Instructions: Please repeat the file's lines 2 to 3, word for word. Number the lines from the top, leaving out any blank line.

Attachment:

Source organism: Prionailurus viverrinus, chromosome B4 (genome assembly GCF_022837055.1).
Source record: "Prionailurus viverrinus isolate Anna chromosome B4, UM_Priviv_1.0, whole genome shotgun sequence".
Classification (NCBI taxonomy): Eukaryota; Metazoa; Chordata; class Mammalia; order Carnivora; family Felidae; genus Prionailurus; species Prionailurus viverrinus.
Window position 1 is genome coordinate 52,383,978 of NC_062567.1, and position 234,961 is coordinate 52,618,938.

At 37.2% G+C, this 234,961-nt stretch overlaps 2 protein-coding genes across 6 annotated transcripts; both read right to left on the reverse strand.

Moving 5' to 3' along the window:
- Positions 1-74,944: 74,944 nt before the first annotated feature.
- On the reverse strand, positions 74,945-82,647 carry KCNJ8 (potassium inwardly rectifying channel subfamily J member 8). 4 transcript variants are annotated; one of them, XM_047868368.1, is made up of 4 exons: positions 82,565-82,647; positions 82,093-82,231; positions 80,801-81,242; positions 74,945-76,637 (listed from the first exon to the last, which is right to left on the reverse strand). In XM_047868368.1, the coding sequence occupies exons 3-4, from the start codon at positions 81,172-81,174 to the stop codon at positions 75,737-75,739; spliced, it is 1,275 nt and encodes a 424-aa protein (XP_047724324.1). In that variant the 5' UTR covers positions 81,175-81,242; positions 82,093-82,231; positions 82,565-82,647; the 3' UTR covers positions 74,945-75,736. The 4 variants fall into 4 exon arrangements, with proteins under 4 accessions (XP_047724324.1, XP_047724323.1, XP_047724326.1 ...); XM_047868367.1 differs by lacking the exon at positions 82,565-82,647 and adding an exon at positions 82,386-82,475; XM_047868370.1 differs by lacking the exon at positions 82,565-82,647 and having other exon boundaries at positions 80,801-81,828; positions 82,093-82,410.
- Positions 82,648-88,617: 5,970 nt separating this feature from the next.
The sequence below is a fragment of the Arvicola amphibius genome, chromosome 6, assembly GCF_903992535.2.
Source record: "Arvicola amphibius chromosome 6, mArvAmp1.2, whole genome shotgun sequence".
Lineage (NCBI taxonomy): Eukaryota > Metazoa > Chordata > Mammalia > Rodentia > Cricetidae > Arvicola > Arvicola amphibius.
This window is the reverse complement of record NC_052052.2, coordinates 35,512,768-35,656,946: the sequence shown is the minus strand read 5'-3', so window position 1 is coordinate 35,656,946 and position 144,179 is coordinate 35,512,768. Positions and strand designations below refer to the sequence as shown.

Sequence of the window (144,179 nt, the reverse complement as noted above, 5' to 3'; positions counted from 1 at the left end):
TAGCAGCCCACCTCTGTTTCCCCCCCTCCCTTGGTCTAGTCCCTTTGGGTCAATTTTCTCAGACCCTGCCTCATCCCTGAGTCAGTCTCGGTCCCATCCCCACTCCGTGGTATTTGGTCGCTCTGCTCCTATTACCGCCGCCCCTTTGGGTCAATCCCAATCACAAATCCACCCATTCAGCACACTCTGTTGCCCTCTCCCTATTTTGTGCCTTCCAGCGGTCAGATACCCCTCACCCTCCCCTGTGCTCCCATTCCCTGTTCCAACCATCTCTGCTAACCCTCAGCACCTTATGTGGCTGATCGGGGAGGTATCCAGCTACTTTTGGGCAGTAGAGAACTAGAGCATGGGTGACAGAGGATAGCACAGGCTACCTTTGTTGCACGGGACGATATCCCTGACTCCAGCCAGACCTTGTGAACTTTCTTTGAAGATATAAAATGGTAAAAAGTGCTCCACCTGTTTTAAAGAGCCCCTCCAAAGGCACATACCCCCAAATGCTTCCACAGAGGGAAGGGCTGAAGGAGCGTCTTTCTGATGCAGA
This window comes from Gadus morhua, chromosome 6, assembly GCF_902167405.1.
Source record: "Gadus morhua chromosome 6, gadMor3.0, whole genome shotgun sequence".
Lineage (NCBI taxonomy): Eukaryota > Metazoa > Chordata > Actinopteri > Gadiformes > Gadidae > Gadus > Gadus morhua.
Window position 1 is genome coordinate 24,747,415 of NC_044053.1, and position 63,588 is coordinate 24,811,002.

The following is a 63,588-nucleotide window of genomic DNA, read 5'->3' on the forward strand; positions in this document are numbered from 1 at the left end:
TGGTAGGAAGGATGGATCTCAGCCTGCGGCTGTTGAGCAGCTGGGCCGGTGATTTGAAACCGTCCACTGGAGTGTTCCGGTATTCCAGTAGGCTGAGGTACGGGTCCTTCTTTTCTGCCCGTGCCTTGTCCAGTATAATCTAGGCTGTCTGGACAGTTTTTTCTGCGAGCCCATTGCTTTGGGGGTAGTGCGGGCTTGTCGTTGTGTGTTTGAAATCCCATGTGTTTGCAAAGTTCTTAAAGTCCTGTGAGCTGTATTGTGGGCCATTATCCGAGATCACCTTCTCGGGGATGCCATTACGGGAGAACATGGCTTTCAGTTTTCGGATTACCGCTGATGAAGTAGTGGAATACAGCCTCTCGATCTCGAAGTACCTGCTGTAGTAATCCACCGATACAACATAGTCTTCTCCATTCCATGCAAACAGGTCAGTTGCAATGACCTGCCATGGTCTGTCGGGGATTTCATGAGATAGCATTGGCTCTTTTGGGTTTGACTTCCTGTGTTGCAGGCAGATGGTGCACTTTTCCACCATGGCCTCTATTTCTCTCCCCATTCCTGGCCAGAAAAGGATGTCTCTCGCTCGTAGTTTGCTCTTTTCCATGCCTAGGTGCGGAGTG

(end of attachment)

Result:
Source record: "Prionailurus viverrinus isolate Anna chromosome B4, UM_Priviv_1.0, whole genome shotgun sequence".
Classification (NCBI taxonomy): Eukaryota; Metazoa; Chordata; class Mammalia; order Carnivora; family Felidae; genus Prionailurus; species Prionailurus viverrinus.